# Thermodynamics... Constant volume pressure of combustion

1. Jan 14, 2017

### InquisitiveOne

Hi guys, 42 year old engine hobbyist here, not a student. I've had great luck figuring out my questions in this portion of the forum in the past and look forward to your input. Keep in mind that I'm not formally educated, so if it's possible to dumb something down a bit I'd appreciate it.

1. The problem statement, all variables and given/known data

I want to calculate and compare the pressures that different air/fuel ratios may produce in an internal combustion engine if the piston were to stop at Top Dead Center and all the reactants combusted.

What pressure would a stoichiometic Air/Fuel ratio produce? What about richer or leaner ratios?

I don't need actual running engines pressures. A figure based on a static volume will be fine for my current purposes.

2. Relevant equations

In my research so far, I haven't found a direct way to calculate what I want. So, I've come up with a couple plans to use several calculative methods combined to produce the product I'm hoping for. Please review them and let me know if one is a better method than the other, or if there is another way that might be preferred for accuracy, ease of calculating, or whatever reason.

I also have some questions about the calculations/processes listed below which I'll list in #3 of this post.

PLAN 1
Step 1) Calculate Adiabatic Flame Temperature
Step 2) Using Pv = nRT, calculate the new volume per given mass
Step 3) Use calculation for Adiabatic Compression, new volume and temperature from last step, compressed to known final volume to get final pressure and temperature.

PLAN 2
Step 1) Identify a fuels BTU/lb or kJ/kg
Step 2) Calculate amount of thermal energy from the mass of fuel at stoichiometric per given mass of air.
Step 3) Average the Specific Heat Capacities of the gasses left after combustion
Step 4) Use the Isochoric Process to solve for a final temperature and pressure

Is there a better way, or is one of these two methods incomplete or otherwise not valid?

3. The attempt at a solution Questions about the proposed plans

In PLAN 1, Step 1, Calculate Adiabatic Flame Temperature...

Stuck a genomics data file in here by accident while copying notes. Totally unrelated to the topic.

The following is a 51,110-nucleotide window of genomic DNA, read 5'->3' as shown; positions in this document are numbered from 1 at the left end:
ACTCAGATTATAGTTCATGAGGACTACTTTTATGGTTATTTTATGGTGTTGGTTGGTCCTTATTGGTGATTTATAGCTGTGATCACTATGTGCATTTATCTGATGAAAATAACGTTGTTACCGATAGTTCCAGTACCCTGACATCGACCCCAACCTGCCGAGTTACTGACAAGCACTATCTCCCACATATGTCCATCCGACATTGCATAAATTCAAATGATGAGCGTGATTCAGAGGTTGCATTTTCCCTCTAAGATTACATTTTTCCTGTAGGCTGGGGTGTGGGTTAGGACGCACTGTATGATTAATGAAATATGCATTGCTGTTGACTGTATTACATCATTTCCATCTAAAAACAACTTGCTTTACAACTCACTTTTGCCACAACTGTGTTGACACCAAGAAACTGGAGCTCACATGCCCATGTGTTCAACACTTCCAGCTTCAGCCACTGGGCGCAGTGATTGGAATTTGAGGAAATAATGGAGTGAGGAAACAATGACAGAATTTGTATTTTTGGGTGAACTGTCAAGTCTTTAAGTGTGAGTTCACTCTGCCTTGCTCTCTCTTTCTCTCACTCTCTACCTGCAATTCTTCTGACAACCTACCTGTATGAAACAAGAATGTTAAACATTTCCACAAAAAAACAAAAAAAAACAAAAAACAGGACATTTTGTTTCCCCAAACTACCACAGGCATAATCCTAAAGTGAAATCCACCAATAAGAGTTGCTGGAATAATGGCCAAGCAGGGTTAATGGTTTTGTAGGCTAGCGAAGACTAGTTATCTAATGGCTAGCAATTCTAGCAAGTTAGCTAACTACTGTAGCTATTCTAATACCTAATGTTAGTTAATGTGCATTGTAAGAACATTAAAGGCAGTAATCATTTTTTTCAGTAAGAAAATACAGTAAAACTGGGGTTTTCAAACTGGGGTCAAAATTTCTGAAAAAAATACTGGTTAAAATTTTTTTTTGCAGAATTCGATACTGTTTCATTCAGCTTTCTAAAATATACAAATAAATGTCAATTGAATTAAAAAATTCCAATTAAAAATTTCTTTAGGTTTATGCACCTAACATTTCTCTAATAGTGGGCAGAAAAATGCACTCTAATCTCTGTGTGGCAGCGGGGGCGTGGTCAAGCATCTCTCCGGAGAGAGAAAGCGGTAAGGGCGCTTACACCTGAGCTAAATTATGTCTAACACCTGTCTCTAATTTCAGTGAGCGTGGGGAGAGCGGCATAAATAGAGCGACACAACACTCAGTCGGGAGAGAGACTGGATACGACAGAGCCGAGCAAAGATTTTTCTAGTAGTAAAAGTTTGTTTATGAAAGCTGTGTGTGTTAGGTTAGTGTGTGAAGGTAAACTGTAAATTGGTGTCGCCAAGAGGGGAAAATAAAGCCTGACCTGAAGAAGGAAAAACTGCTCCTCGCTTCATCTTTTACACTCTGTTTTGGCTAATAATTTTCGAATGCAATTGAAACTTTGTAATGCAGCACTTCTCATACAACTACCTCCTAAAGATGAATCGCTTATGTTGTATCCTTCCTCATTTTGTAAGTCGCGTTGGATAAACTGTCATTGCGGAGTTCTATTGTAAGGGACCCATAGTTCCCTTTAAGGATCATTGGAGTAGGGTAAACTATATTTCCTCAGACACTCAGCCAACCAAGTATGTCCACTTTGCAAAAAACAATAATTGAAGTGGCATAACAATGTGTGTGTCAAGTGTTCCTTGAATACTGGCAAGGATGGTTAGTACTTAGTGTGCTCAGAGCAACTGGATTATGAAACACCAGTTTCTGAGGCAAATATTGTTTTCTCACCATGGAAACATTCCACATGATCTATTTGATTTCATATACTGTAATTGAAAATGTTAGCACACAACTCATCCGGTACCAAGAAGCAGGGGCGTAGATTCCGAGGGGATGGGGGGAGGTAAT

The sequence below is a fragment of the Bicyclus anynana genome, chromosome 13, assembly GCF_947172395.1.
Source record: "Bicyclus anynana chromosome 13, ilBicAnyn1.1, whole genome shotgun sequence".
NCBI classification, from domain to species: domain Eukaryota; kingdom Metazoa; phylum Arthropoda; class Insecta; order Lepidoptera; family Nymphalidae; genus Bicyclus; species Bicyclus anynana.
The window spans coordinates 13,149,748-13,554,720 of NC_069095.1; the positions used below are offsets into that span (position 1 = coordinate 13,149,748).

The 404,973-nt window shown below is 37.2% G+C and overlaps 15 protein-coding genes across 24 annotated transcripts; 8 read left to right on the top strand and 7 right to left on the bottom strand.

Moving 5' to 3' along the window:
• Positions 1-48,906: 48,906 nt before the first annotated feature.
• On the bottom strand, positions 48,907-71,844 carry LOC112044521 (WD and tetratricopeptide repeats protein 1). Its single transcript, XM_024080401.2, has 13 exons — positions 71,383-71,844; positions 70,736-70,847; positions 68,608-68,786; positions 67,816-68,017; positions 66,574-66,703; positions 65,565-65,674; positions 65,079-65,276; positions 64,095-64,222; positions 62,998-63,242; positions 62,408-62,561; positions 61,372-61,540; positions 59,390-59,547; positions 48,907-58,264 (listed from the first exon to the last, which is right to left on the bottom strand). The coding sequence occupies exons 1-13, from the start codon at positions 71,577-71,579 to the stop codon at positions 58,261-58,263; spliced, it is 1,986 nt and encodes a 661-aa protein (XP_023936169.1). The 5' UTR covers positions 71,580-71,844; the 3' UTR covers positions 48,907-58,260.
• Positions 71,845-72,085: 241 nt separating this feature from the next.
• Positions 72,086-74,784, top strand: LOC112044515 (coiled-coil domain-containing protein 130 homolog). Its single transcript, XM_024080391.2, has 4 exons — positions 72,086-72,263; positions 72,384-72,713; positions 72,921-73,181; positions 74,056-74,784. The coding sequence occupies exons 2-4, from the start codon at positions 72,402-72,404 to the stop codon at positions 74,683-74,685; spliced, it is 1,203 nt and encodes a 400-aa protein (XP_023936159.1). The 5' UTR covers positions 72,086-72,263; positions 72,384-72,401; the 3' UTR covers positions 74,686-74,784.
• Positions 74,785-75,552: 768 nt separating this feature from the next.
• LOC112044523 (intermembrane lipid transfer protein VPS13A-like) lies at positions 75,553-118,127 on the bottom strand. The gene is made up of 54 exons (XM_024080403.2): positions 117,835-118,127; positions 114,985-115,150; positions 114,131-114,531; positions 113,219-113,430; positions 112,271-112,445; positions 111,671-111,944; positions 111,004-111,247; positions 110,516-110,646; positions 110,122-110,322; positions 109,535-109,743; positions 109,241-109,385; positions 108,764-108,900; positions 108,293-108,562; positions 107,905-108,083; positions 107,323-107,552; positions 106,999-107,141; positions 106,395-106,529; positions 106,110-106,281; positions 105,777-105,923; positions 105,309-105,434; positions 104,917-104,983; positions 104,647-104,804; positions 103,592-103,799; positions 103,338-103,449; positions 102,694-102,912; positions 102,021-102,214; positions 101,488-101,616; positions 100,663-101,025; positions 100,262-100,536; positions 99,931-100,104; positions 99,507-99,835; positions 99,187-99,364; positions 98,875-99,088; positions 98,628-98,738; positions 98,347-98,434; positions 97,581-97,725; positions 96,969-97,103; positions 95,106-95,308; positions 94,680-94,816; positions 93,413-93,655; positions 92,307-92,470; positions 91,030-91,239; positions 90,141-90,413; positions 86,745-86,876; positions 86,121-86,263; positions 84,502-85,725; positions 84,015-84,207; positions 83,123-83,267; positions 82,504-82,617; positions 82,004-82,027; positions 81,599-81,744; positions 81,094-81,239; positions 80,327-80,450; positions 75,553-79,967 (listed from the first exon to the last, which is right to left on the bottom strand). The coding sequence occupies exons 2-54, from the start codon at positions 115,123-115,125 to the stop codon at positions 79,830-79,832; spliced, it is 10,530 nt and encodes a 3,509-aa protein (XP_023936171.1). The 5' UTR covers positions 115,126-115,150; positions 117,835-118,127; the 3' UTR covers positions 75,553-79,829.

All the examples I've been able to source for calculating flame temperature assume either stoichiometric ratios OR excess air, a lean condition. When using the calculation for a rich condition which would result in excess un-reacted fuel, how would I go about adding it into the equation?

The fuels I'd like to calculate for are gasoline (which seems to have wildly varying chemical compositions. Seems most just use Octane for calculating, C8H18), methanol, and ethanol. I'd also like to be able to account for humidity and/or water added to the combustion process.

If you guys can point me in the right direction I'd appreciate it greatly.

Thank you,
-Seth-

Last edited: Jan 14, 2017
2. Jan 14, 2017

### Staff: Mentor

Method 2 is more like it. You sound that you have more than just a little bit of understanding, formal training or not. Do you still remember how to write a balanced chemical reaction equation for the reaction of octane (or other hydrocarbon) with oxygen to produce water and carbon dioxide?

3. Jan 14, 2017

### InquisitiveOne

I only barely grasp what I've been able to deduce in a week of trying to figure this out on my own through google searches and YouTube lectures. I'll take that as a compliment. Thank you Chestermiller.

I believe I understand roughly how to write a balanced chemical reaction equation, however I haven't actually done so yet .
I've seen that particular one so many times over the past week, I've memorized it. Let me try it out for ethanol.

C2H5OH + 3 O2 = 3 H2O + 2 CO2
And Methanol
2 CH3OH + 3 O2 = 4 H2O + 2 CO2

Thanks for prompting me to actually do that. Kinda fun.

So, if I take 0.0749 lbs / 0.0340 kg of air (one cubic foot at 1 ATM and 70ºF)
A gasoline 14.7:1 ratio gives me 0.0051 lbs / 0.0023 kg of fuel
Total combined mass of 0.0800 lbs. / 0.0363kg at stoichiometric ratio
At 18552.8 BTU/lb gives available energy of 94.54 BTU / 99.75kJ to distribute to any and all post combustion gasses

So, that's steps 1 and 2 done

Step 3, Average the Specific Heat Capacities of the gasses left after combustion

For stoichiometric, I'm left with (mostly) H2O, CO2, and N2
For richer than Stoiciometric, the same plus whatever fuel isn't reacted. H2O, CO2, N2, and C8H18 in this case.

Starting with 0.0340kg of air and assuming the composition is 79% N2 and 21% O2, I get:
0.0269 kg N2
0.00714 kg O2

Given O content in the given mass of air and the percentage of total O per H2O and CO2 in the balanced chemical reaction equation of
2 C8H18 + 25 O2 = 16 CO2 + 18 H2O (36% of the oxygen atoms go into H20 and 64% into CO2), I can take the molar mass of H2O and CO2 I get the total masses of:
0.00289kg H2O
0.00354kg CO2

... Hmmm
I've tried it a couple different ways and a bunch of different times with different starting figures and final mass is close to starting mass, however always a little off.
Isn't it supposed to calc out as the same total mass, before and after combustion? Am I just losing some here and there in the calculation process?
I have 0.0363kg starting mass, air and fuel and the above post combustion figures add up to 0.03333kg, off by 2.97 grams.

Am I off somewhere?

Last edited: Jan 14, 2017
4. Jan 14, 2017

### InquisitiveOne

Had a thought. I think the numbers are off because the actual ratio is slightly lower than the 14.7 rounded figure I used to calculate fuel mass from air mass. One end based on rounded figure, the other end from the actual precise stoichiometric calculation. I'll math it out tomorrow and verify the thought. Pretty sure that's why it's not adding up.